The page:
We should remember the the Chief US Prosecutor at the Nuremberg Trials Robert Jackson said that wars of aggression were the worst crime that countries and their leaders could commit, and that aggression was wrong no matter who did it, even the US.

Anonymous said...

Terrence: Thnks for the explanation of the extradition case. Interesting stuff. I wonder how it compares to Australians on 'sex tours' in South-East Asia. Though the crime is committed in SE-Asia and the individual may not even be charged there, Australia claims jurisdiction over its citizens there. I know this is a little different - the Australian in your case was, I assume, not also an American citizen - but it does suggest that jurisdiction for domestic crimes does extend across borders.

From another angle, are not copyright and intellectual property matters a little different to other crimes? I am not sure I see another way of pursuing international copyright violations save international IP laws being written and enforced. It may be a lack of imagination on my part, though: can you suggest an alternate way for the US to protect the copyrights and patents of its citizens?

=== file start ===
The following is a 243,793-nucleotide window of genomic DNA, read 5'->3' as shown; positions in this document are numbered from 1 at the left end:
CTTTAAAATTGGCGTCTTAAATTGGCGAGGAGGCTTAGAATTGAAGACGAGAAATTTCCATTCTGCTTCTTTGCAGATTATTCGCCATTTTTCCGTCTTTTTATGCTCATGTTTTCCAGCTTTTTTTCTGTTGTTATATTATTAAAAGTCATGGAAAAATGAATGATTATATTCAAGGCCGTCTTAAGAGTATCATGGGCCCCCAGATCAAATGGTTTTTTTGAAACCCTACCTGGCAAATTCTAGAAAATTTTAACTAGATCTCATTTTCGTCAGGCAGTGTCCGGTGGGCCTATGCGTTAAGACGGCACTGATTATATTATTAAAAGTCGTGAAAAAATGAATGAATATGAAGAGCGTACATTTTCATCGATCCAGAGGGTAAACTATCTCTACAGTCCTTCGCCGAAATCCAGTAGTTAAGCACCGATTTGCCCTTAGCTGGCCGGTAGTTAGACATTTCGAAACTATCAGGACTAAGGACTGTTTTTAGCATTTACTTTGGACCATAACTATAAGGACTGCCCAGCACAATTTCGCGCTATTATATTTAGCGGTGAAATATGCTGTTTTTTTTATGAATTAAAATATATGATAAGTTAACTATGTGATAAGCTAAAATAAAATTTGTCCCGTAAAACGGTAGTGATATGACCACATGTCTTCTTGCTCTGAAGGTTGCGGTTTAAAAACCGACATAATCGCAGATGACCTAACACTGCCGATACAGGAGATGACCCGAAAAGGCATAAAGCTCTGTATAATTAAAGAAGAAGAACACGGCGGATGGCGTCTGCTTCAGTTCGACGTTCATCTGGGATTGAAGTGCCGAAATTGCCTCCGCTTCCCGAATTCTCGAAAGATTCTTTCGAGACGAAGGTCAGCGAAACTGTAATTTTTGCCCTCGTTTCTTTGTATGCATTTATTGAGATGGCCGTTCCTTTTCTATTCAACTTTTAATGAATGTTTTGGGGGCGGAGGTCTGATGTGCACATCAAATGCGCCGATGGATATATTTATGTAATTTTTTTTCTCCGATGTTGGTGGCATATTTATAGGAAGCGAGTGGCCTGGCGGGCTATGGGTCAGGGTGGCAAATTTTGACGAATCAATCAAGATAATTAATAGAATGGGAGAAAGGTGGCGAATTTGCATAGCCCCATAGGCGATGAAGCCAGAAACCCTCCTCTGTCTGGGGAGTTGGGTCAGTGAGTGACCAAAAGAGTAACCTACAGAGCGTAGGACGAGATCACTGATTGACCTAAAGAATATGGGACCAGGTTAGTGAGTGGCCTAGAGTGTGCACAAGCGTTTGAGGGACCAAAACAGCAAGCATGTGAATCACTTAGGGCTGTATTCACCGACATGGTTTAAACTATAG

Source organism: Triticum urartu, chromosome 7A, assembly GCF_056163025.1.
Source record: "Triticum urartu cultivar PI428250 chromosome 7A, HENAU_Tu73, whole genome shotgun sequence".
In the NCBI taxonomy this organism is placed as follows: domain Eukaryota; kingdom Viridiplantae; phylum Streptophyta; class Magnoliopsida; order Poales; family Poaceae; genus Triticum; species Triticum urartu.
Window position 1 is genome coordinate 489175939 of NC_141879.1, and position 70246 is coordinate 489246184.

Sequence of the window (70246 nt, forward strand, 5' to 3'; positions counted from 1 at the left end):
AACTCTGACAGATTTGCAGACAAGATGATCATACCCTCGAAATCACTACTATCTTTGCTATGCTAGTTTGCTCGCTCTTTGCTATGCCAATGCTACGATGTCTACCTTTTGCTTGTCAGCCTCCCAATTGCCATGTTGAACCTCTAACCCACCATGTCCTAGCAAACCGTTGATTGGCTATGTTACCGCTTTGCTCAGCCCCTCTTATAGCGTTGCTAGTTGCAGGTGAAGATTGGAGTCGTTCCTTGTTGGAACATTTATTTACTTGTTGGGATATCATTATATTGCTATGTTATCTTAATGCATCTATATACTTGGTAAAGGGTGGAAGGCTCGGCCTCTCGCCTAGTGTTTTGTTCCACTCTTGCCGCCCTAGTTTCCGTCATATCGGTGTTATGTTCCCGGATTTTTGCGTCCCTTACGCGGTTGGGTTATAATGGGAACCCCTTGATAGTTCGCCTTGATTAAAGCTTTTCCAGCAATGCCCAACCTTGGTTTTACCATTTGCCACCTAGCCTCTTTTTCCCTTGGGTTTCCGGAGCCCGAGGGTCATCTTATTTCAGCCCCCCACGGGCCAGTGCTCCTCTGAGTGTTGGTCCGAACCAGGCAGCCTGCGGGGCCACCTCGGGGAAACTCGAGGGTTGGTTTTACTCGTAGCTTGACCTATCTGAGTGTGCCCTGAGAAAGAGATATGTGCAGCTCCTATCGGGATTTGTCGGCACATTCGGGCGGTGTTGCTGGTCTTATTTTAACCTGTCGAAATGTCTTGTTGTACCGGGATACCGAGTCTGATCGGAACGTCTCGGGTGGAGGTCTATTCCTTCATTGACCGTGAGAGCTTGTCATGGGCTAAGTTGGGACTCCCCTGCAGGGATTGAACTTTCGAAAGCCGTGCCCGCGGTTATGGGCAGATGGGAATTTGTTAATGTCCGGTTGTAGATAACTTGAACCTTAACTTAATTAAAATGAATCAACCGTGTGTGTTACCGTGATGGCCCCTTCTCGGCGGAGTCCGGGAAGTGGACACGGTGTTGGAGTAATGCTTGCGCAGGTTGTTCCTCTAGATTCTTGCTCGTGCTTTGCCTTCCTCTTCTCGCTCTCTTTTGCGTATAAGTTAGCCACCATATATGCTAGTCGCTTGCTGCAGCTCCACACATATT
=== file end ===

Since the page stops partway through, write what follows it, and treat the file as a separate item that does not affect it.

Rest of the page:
The situation you suggest (the decades following the Second World War) do not appear to me to be a very great outcome. Assuming a similar situation, would we not see the same sort of small proxy wars (Korea, Vietnam, African conflicts) fought between the remaining powers and their client states. Assuming that the US has fallen by the wayside (if I am wrong in assuming this about your argument, I apolgise) then it would seem likely to me that the replacement power would be China or perhaps a revitalised Euro-US alliance. Another Cold War?

If so, the stability that the Cold War brought would probably be welcome. But I am still not sure that it would be a better outcome than life that exists under this current (and perhaps temporary) US hegemony.

Anonymous said...